Report: Klitschko retires because of knee injury
FRANKFURT, Germany -- WBC heavyweight champion Vitali Klitschko has retired because of a knee injury, a statement on his former promoter's Web site said Wednesday.
• July 19, 1971: Born in Kyrgyzstan. Brother Vladimir born five
years later. Both go on to attain PhDs in sports science and
hold versions of the world heavyweight title.
• Nov. 16, 1996: Makes professional debut in Hamburg, knocking out Tony Bradham of the U.S. in the second round.
• May 2, 1998: Wins WBO Intercontinental title with a fifth round TKO of Dick Ryan of the United States.
• Oct. 24, 1998: Wins European heavyweight title with second-round knockout win against fellow German Mario Schiesser. Defends title twice.
• June 26, 1999: Wins WBO world title in London with second-round knockout victory over England's Herbie Hide.
• April 1, 2000: After two successful defenses, loses WBO world title with a 10th-round TKO by Chris Byrd of the United States.
• Jan. 27, 2001: Wins WBA intercontinental title with TKO in first round against Orlin Norris of United States.
• June 21, 2003: Loses WBC world title fight against Lennox Lewis of Britain, via a TKO in the sixth round, after sustaining a cut eye.
• April 24, 2004: Wins WBC world heavyweight title with a TKO eighth-round win over Corrie Sanders of South Africa.
• Dec. 11, 2004: Successfully defends WBC title with TKO eighth-round win over Britain's Danny Williams in Las Vegas.
• 2005: Forced to pull out of scheduled defense against Hasim Rahman because of knee injury sustained in training bout. Undergoes surgery and retires with a professional record of 35 wins in 37 fights.
The 34-year-old Klitschko pulled out of Saturday's title defense against Hasim Rahman in Las Vegas because he tore ligaments in his right knee last week in training. The WBC said earlier this week that Rahman would be given Klitschko's title should the Ukrainian fail to defend within three months.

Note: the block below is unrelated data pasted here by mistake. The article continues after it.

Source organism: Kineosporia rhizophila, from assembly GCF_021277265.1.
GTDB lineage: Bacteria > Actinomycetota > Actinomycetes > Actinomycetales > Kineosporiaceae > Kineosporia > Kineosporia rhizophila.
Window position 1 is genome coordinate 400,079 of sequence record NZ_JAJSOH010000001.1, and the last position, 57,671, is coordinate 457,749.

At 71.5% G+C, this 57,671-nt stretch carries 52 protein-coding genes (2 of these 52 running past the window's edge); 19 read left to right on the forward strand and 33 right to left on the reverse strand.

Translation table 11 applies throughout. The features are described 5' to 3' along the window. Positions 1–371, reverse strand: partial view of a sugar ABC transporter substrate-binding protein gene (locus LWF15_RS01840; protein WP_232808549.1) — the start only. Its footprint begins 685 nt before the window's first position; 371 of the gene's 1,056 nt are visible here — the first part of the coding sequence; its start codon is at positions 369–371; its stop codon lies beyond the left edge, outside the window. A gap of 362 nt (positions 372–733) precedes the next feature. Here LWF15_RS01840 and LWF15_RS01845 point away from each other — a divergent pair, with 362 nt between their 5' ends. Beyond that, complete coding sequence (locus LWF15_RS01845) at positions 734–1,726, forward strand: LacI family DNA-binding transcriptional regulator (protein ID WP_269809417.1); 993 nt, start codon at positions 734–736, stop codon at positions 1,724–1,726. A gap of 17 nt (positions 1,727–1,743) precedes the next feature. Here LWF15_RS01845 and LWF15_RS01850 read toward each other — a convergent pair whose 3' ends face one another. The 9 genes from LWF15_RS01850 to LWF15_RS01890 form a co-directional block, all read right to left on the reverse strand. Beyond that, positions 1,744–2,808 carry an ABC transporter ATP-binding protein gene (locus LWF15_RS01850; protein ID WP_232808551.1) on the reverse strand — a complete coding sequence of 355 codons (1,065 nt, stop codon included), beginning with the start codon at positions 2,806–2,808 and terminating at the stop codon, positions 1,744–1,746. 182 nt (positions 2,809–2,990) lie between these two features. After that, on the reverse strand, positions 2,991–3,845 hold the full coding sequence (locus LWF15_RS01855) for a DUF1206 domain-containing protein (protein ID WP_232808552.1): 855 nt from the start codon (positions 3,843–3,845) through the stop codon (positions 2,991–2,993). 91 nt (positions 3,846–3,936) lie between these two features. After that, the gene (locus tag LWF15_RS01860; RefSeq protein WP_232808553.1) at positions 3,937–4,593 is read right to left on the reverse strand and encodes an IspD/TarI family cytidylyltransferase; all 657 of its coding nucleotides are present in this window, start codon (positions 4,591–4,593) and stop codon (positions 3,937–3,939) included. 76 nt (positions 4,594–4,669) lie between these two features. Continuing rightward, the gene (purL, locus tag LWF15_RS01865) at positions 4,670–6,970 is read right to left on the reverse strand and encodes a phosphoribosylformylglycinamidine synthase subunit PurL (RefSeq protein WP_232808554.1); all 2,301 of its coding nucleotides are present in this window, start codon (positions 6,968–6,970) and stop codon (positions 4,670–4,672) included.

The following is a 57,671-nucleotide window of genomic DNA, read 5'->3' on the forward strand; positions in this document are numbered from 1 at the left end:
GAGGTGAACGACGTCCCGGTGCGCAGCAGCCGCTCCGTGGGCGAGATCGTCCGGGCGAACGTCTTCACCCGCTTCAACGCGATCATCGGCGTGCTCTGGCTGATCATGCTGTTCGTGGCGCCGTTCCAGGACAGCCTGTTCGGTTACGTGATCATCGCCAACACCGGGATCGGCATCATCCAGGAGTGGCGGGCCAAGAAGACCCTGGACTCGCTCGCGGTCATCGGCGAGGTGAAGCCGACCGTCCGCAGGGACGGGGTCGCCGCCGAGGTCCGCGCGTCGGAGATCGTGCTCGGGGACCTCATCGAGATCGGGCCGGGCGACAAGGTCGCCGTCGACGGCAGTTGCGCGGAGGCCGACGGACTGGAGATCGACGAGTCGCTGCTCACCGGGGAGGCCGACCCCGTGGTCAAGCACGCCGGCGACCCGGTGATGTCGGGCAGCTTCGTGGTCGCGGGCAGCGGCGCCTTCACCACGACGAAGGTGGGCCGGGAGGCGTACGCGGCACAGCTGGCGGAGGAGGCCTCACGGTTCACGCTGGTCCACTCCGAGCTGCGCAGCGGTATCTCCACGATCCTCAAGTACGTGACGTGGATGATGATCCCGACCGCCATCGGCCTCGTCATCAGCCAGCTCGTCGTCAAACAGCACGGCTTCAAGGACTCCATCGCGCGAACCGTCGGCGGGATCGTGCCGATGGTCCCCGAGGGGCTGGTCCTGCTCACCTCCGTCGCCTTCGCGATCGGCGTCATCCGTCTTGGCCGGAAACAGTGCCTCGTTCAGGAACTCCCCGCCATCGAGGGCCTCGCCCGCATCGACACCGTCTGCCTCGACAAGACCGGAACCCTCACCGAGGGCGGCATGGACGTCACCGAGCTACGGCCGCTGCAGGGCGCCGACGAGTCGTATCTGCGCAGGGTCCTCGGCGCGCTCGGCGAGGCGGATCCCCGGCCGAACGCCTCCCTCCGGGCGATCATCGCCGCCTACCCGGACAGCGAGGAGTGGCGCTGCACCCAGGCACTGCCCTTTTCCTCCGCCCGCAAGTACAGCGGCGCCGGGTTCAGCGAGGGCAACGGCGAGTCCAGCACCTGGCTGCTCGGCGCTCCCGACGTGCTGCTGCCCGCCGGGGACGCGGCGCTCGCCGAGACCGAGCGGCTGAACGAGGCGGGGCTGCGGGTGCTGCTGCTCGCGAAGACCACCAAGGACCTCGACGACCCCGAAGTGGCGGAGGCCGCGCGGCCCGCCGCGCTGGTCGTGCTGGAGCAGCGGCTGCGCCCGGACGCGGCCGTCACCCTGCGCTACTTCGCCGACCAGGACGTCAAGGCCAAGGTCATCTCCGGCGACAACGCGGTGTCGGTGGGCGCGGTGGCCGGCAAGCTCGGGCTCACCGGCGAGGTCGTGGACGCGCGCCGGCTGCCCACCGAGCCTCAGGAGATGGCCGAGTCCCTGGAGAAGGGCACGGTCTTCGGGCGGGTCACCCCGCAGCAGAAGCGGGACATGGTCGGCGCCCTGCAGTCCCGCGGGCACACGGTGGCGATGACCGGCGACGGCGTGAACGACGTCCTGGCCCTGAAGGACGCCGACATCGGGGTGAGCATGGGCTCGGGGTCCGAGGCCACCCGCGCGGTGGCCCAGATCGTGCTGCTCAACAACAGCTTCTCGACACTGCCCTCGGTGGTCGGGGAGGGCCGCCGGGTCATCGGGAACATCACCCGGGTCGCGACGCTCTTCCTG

The knee injury would require six months to heal. Klitschko's statement said the knee was examined Tuesday, and that he underwent surgery in Inglewood, Calif.
"Unfortunately, I've been fighting injuries recently more than facing rivals in the ring," Klitschko said in a statement released by Universum Promotions. "The decision to end was hard to make, but I would like to end my career on top."
The 6-foot-8 fighter sometimes had an awkward, stiff style, but packed a powerful punch, especially in his right hand.
His retirement means the Klitschko brothers won't realize their ambition to share the heavyweight championship.
Wladimir Klitschko, Vitali's younger brother, got back into contention when he beat Samuel Peter in a unanimous decision in September in an IBF elimination bout. The victory made Wladimir the mandatory challenger to IBF champion Chris Byrd.
Vitali, who hadn't fought since stopping Danny Williams in the first defense of his title last December, was first supposed to have met Rahman in April.
But the fight was postponed when Klitschko pulled a thigh muscle, and initial attempts to reschedule it were stopped when he sustained a back injury.
WBC president Jose Sulaiman said earlier this week that the latest cancellation was the fourth time Klitschko (35-2, 34 knockouts) has backed out of a fight with Rahman (41-5-1 , 33 KOs), and hinted that he might be looking for excuses to stay out of the ring with the American.
Rahman, a former heavyweight champion, grew so tired of waiting to meet the Ukrainian that he fought Monte Barrett in August. He won on a decision to become the WBC interim champion.
Klitschko is the second WBC heavyweight champion in a row to retire while holding the title. Lennox Lewis quit in February 2004 after beating Klitschko in his last fight. Klitschko's other loss, when he also was forced to quit because of an injury, came in April 2000 to Byrd.
Lewis was the first reigning world heavyweight champion to quit since Rocky Marciano in 1956. The only other fighter to do so was Gene Tunney in 1928.
Klitschko stopped Corrie Sanders in the eighth round in April 2004 to win the WBC belt.
Klitschko was involved in a steroid controversy that prevented him from taking part in the 1996 Atlanta Olympics. Instead, Wladimir took his place and won the gold medal for Ukraine.
In his biography, released in Germany in 2004, Vitali said he used steroids after aggravating a leg injury sustained during a kick-box bout. He tested positive and was thrown off the Ukrainian team.
Copyright 2005 by The Associated Press
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